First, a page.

Skype IM ramsomware worm spreading quickly

A malicious worm is taking advantage of the Skype API to spam out messages similar to this one: “LOL is this your new profile pic?[REDACTED]?img=[USERNAME]”

Users click, and, “before you know it, your computer has been recruited into a botnet and could fall victim to a ransomware attack,” said Sophos researcher Graham Cluley, in the Naked Security blog. The ransomware variant locks the user out of their machine, informing them that their files have been encrypted and that they will be subsequently deleted unless the unfortunate victim surrenders a $200 fine within 48 hours.

Otherwise, these Dorkbot variants will steal user name and password credentials for a vast array of websites, including Facebook, Twitter, Google, PayPal, NetFlix and many others.

Also, “they can interfere in DNS resolution, insert iFrames into web pages, perform three different kinds of DDoS attack, act as a Proxy server and download and install further malware at the botmaster’s initiation,” said Rik Ferguson at Trend Micro, who noted that the worm is spreading “fast.” In the 24 hours since its discovery, Trend Micro blocked more than 2,800 associated files.

According to Cluley, the links are designed to infect Windows computers via a download of a ZIP file with a trojan application that opens a backdoor and allows a remote hacker to take control of infected PCs, communicating with a remote server via HTTP.

The executable files in the ZIP file, (variously called or are named Troj/Agent-YCW or Troj/Agent-YDC, Cluley said. On execution, the malware copies itself to %PROFILE%\Application Data\Jqfsfb.exe and sets an autostart entry.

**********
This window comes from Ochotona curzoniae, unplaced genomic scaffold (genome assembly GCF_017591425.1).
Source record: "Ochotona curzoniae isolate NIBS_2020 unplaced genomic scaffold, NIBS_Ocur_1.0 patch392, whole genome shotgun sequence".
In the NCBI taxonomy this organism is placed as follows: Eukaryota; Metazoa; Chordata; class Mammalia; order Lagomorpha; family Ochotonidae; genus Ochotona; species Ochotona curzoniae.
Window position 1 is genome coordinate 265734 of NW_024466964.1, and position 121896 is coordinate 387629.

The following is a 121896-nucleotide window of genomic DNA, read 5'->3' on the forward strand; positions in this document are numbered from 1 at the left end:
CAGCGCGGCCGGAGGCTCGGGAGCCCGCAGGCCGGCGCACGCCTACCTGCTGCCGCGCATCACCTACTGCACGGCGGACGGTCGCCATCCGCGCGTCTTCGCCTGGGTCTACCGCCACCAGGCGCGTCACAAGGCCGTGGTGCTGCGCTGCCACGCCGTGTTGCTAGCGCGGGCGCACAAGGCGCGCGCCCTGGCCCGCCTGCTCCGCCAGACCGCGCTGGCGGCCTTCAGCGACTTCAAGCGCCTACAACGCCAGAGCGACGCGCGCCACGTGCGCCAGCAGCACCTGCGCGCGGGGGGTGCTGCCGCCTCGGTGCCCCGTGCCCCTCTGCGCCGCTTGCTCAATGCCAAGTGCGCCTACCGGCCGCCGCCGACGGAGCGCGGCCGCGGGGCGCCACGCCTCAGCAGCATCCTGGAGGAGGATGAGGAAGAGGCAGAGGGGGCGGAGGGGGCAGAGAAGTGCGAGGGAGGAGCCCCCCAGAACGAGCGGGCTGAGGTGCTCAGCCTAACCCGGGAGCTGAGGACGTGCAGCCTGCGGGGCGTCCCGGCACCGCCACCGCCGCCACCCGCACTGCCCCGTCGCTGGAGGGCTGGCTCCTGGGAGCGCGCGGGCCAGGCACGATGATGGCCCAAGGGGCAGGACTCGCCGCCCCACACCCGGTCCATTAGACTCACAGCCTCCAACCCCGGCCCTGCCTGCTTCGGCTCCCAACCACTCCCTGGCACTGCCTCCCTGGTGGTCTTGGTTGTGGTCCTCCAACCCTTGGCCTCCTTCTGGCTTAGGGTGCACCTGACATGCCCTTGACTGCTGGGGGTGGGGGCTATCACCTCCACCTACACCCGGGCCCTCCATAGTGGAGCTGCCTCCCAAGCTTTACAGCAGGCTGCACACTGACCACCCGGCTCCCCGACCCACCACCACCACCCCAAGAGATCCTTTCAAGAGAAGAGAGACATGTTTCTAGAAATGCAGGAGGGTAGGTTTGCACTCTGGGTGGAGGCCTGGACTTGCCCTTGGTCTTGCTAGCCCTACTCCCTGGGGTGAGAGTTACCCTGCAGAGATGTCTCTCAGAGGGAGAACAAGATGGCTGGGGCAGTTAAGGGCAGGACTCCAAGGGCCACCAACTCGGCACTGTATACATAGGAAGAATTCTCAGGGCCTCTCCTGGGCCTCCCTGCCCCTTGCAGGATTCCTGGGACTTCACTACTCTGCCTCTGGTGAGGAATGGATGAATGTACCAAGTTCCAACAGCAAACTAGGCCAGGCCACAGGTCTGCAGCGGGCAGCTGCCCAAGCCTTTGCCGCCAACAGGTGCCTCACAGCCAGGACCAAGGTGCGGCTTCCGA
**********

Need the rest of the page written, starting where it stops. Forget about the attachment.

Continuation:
While “there have been many variants of the Dorkbot attack spotted over the least year or so, spreading via Facebook and Twitter,” said Cluley,” the threat can also spread via USB sticks, and various instant messaging protocols.” And the danger is, of course, that Skype users may be less in the habit of being suspicious about links sent to them than, say, Facebook users – even if those messages are unsolicited and out-of-character.

“You don't know that it was a friend who sent you the message, all you know is that it was their account which posted it to you... and who knows if it was compromised or not?” cautioned Cluley.

"Skype takes the user experience very seriously, particularly when it comes to security,” the company told Sophos. “We are aware of this malicious activity and are working quickly to mitigate its impact. We strongly recommend upgrading to the newest Skype version and applying updated security features on your computer. Additionally, following links – even when from your contacts – that look strange or are unexpected is not advisable."

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